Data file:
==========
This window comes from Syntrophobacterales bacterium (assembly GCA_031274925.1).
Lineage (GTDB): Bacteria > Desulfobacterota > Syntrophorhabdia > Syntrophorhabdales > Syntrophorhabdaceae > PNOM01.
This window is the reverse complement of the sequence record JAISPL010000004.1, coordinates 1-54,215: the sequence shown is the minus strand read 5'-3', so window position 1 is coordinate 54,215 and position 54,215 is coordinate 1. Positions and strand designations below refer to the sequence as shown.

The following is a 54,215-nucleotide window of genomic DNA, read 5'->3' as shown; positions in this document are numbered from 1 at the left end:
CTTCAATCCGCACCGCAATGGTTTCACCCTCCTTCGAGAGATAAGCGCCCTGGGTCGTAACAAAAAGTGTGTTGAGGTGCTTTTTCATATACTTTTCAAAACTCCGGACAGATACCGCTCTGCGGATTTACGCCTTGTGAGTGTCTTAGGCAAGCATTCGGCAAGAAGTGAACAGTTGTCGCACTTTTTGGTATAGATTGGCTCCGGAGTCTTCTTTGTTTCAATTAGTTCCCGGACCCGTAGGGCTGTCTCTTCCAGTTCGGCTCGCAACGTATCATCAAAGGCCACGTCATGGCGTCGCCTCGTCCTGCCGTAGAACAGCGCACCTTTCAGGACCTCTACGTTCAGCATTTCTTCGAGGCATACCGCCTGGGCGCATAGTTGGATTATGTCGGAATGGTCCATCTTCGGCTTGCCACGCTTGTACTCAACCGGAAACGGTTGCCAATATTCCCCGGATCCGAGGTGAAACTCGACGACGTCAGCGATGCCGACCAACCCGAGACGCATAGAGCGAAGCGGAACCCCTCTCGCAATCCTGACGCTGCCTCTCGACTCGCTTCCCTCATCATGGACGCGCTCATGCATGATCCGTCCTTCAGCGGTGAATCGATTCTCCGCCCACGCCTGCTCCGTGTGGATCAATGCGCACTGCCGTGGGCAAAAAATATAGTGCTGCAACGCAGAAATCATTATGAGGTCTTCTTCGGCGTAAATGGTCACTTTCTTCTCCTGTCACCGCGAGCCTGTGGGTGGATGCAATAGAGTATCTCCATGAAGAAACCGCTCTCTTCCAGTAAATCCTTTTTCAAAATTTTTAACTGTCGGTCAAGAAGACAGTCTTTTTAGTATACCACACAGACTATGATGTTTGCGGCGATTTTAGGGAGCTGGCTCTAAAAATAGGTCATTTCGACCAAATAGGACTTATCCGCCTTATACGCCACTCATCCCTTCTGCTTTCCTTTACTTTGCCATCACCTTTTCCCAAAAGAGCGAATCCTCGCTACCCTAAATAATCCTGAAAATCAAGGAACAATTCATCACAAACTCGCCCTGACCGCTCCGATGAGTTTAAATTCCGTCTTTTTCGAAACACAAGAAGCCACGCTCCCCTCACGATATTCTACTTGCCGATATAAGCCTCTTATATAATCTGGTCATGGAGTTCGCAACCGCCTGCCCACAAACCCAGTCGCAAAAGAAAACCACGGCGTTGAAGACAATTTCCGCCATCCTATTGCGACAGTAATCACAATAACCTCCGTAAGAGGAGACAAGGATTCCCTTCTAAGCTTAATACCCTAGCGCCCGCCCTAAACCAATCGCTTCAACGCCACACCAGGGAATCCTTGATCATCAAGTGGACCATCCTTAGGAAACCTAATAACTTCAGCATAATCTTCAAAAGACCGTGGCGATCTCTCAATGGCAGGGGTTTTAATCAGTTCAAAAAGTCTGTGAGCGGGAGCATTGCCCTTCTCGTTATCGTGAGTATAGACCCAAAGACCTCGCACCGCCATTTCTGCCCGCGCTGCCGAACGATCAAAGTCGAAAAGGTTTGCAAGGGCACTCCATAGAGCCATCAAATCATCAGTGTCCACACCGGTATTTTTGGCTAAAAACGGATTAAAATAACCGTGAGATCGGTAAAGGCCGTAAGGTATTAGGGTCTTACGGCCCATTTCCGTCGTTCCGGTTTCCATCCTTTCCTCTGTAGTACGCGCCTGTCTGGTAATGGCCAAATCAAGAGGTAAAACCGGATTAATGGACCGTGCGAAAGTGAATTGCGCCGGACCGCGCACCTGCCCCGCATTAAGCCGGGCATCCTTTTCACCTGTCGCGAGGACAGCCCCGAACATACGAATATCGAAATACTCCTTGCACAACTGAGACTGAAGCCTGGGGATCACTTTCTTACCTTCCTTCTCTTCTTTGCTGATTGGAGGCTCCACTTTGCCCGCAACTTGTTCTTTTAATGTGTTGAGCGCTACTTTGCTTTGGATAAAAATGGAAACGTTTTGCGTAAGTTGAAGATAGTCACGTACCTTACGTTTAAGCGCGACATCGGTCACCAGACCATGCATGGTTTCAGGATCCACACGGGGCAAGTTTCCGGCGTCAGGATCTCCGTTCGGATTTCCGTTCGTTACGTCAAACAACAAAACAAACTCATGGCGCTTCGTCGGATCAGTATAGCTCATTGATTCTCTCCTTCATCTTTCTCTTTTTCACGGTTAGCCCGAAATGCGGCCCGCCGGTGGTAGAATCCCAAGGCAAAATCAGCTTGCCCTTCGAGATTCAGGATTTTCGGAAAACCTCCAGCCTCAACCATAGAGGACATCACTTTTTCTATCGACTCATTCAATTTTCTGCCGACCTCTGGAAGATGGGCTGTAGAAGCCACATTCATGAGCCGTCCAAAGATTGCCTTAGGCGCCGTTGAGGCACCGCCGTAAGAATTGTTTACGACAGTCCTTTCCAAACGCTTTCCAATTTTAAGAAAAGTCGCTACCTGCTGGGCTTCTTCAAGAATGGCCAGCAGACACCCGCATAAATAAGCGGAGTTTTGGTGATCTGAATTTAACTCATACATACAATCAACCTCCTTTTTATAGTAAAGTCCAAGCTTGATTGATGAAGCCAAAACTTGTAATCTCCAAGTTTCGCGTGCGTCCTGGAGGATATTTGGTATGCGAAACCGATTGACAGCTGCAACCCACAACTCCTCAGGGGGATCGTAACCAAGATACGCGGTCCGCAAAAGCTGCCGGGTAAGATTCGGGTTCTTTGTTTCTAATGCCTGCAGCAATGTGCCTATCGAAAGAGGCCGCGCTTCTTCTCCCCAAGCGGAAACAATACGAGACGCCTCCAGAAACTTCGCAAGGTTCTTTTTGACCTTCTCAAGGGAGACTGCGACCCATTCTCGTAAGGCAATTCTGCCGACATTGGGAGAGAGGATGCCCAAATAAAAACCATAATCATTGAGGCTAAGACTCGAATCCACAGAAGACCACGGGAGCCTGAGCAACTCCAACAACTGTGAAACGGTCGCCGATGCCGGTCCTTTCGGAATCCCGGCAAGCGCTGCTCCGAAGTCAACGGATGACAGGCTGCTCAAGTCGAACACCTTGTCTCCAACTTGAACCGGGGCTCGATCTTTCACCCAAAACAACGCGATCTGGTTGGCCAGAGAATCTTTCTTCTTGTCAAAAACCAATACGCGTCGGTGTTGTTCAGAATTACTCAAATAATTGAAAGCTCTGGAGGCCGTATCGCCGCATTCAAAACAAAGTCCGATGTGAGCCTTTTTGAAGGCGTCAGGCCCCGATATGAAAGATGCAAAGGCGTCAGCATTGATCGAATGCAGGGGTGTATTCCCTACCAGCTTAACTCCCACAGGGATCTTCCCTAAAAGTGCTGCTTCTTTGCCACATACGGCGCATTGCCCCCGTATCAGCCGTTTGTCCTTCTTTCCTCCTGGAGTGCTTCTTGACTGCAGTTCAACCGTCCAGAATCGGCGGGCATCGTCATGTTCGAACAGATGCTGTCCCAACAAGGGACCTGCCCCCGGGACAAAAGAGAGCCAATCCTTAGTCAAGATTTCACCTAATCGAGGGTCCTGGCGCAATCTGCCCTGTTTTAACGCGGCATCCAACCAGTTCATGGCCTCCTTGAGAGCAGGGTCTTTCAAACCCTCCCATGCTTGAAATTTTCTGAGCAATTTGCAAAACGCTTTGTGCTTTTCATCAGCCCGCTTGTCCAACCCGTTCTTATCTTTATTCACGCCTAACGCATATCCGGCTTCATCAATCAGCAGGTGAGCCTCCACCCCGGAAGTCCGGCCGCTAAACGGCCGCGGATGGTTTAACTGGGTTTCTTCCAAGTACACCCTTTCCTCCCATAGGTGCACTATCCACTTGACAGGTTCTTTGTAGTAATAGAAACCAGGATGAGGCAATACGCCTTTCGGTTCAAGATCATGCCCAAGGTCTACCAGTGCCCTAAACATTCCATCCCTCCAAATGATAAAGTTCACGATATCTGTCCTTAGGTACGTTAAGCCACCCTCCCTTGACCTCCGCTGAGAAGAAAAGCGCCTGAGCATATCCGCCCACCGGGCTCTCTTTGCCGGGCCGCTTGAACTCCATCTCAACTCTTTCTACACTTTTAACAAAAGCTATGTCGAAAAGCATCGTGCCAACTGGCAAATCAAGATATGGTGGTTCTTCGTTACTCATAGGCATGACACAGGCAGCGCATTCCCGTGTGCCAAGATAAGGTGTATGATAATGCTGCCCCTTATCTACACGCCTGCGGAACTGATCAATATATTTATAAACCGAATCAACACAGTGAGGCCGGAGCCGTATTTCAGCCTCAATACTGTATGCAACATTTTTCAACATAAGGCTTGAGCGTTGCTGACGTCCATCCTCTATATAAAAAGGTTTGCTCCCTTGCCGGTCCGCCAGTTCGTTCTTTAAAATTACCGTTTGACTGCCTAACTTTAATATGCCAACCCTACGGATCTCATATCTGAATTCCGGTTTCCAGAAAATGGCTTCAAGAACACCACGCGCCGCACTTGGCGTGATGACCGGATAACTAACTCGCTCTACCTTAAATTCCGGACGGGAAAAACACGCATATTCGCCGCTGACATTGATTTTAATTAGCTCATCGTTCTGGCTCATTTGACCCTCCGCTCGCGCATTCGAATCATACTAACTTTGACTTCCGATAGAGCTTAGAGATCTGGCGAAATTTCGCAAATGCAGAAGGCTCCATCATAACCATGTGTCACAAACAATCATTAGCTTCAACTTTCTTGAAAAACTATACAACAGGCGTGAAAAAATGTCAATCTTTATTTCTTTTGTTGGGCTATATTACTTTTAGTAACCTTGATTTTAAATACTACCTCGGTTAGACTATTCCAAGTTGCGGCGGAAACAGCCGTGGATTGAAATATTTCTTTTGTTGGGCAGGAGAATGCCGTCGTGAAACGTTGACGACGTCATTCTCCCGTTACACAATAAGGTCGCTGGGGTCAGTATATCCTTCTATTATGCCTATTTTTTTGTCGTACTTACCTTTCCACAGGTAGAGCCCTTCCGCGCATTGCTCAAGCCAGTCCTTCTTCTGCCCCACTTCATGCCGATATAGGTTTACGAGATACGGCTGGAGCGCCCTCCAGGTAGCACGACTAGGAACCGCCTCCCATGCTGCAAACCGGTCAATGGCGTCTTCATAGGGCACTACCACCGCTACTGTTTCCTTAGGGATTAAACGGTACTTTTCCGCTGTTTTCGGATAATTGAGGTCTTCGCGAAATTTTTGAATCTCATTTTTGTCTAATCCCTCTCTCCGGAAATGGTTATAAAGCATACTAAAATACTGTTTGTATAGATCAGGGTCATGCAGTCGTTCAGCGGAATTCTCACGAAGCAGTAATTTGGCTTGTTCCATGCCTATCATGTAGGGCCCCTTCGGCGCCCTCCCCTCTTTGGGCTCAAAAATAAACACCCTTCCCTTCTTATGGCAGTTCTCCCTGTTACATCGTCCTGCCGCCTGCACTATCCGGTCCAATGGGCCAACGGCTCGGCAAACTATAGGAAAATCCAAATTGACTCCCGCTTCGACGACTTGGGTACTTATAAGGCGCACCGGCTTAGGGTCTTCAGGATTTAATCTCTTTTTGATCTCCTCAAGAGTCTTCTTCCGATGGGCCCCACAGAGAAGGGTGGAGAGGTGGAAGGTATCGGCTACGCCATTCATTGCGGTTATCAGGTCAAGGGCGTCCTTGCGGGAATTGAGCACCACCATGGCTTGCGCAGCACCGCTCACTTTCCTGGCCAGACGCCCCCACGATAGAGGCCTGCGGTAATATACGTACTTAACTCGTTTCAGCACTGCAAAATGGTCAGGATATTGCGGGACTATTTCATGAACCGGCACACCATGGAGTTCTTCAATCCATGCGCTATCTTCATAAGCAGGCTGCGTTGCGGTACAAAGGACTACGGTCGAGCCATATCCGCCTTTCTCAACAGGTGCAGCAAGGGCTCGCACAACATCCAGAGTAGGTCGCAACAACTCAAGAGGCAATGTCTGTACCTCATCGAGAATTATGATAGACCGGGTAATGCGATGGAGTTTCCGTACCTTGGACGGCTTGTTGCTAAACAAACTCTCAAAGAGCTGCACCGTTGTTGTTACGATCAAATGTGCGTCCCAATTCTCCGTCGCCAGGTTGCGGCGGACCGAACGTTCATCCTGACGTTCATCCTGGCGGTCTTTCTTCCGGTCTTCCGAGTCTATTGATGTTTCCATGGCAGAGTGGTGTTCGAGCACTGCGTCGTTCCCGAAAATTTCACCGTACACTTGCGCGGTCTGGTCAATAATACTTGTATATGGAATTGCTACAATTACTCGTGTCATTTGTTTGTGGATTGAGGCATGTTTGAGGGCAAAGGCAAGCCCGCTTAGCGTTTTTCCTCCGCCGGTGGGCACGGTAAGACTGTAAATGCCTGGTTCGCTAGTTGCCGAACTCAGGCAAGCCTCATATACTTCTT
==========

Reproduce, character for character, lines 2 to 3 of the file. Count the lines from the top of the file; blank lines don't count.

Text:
Lineage (GTDB): Bacteria > Desulfobacterota > Syntrophorhabdia > Syntrophorhabdales > Syntrophorhabdaceae > PNOM01.
This window is the reverse complement of the sequence record JAISPL010000004.1, coordinates 1-54,215: the sequence shown is the minus strand read 5'-3', so window position 1 is coordinate 54,215 and position 54,215 is coordinate 1. Positions and strand designations below refer to the sequence as shown.